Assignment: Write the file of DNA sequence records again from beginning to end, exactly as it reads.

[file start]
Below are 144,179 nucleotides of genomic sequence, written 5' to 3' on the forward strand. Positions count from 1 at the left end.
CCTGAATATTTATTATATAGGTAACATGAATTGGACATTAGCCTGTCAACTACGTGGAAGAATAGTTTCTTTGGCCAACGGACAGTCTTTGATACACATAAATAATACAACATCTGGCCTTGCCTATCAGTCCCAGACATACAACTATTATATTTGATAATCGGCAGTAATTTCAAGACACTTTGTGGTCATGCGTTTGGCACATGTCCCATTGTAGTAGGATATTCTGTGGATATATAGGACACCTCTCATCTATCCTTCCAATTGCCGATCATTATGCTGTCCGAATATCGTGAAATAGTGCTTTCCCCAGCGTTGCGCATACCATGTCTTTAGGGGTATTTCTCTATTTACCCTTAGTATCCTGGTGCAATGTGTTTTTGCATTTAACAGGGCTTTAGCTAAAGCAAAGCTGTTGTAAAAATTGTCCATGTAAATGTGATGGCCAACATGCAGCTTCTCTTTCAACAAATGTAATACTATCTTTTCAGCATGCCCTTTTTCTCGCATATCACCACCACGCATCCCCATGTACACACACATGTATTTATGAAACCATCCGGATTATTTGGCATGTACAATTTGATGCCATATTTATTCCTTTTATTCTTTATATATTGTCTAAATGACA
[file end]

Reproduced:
Below are 144,179 nucleotides of genomic sequence, written 5' to 3' on the forward strand. Positions count from 1 at the left end.
CCTGAATATTTATTATATAGGTAACATGAATTGGACATTAGCCTGTCAACTACGTGGAAGAATAGTTTCTTTGGCCAACGGACAGTCTTTGATACACATAAATAATACAACATCTGGCCTTGCCTATCAGTCCCAGACATACAACTATTATATTTGATAATCGGCAGTAATTTCAAGACACTTTGTGGTCATGCGTTTGGCACATGTCCCATTGTAGTAGGATATTCTGTGGATATATAGGACACCTCTCATCTATCCTTCCAATTGCCGATCATTATGCTGTCCGAATATCGTGAAATAGTGCTTTCCCCAGCGTTGCGCATACCATGTCTTTAGGGGTATTTCTCTATTTACCCTTAGTATCCTGGTGCAATGTGTTTTTGCATTTAACAGGGCTTTAGCTAAAGCAAAGCTGTTGTAAAAATTGTCCATGTAAATGTGATGGCCAACATGCAGCTTCTCTTTCAACAAATGTAATACTATCTTTTCAGCATGCCCTTTTTCTCGCATATCACCACCACGCATCCCCATGTACACACACATGTATTTATGAAACCATCCGGATTATTTGGCATGTACAATTTGATGCCATATTTATTCCTTTTATTCTTTATATATTGTCTAAATGACA